You can certainly see the appeal of this set-up from the supermarket’s point of view. Tesco, faced with stalling market share and falling share price (you may have noticed the summary dismissal of Philip Clarke as chief executive last month, although the EB deal must have predated his demise), being undercut by the discounters and top-sliced by the likes of M&S and Waitrose, desperately wonders how to stop the rot, notices that at places like Borough Market price seems no object if the produce is suitably branded, and decides it would rather like a hand-sliced piece of the artisan action. In fact it already has form in this area, having bought a minority stake in the London/Brighton-based coffee chain of Harris & Hoole. As the Telegraph reported earlier this month, that doesn’t seem to have worked out too well for them.
In a determined effort to have their naturally leavened loaf and eat it, they come to an arrangement with a successful and ambitious outfit to produce bread, cakes, pastries, muffins, cup cakes, brioche, pizza, even sausage rolls. They don’t, so far as I know, make pork pies — but giving the strong impression that your hand-made baked goods are something other than plant-produced fare certainly smells like one to me. Those weasel words on the Euphorium website are what give the game away: “as much as possible made fresh from scratch every day”.
Part of the reason why people are prepared to pay a premium for independently produced food is that they don’t want to strengthen the supermarkets’ already totalitarian grasp on the nation’s food economy, and also because they appreciate knowing precisely where their food is coming from. That shortened supply chain forms a crucial part of any independent producer’s appeal to the market. For Tesco to attempt to cash in on it is really breathtaking in its audacity.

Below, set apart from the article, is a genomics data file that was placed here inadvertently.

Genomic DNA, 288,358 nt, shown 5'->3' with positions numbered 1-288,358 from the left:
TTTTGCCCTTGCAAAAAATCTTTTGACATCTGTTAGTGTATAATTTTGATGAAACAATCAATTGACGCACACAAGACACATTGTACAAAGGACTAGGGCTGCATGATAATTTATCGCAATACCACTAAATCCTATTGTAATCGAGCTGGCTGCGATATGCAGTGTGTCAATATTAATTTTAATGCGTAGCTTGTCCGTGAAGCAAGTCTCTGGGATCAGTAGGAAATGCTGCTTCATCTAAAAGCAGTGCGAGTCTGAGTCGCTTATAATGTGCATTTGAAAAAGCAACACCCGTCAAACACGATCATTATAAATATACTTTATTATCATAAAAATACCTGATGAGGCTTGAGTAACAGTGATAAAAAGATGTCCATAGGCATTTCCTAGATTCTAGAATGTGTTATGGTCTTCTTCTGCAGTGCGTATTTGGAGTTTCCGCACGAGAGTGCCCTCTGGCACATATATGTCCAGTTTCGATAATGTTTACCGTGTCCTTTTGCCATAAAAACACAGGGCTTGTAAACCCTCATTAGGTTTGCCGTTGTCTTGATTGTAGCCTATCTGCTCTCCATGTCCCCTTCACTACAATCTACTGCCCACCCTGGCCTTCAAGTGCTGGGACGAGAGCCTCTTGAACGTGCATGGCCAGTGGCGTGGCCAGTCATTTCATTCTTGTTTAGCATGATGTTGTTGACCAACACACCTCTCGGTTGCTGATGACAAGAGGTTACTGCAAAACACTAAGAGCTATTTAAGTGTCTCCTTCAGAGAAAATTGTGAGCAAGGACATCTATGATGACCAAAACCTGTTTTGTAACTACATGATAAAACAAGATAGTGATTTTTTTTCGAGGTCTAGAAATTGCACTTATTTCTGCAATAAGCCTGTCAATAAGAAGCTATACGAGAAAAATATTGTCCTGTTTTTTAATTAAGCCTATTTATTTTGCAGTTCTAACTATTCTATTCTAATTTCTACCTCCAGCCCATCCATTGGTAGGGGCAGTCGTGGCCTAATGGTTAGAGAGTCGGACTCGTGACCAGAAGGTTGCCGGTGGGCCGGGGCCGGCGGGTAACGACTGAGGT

And what of Euphorium? “We don’t plan on becoming a faceless behemoth anytime soon (what’s a behemoth anyway?)”, its website proclaims in that repellently faux-nai f way. In that case, how does it come to be popping up in Tesco stores all over the south-east? It seems that the deal is an offshoot of something calling itself The Bakery Project, which may or may not have some sort of benevolent aims, though you’d struggle to discover what they are from its website, which manages the considerable feat of telling you almost less than nothing: “The Bakery Project is working to restore old school classics, support local suppliers and charities but most of all make simple, honest, great value bread and cakes. Developed by the award-winning Euphorium Bakery team and its founder Daniel Bear, we start every day with some fresh thinking.” Leave aside the ungrammatical sentence construction and the airy vacuities, and the statement is as fluffily insubstantial as a meringue. So we look elsewhere for answers.
Here’s what Grocery Insight (which clearly doesn’t see the need for a sub-editor) has to say on the tie-up: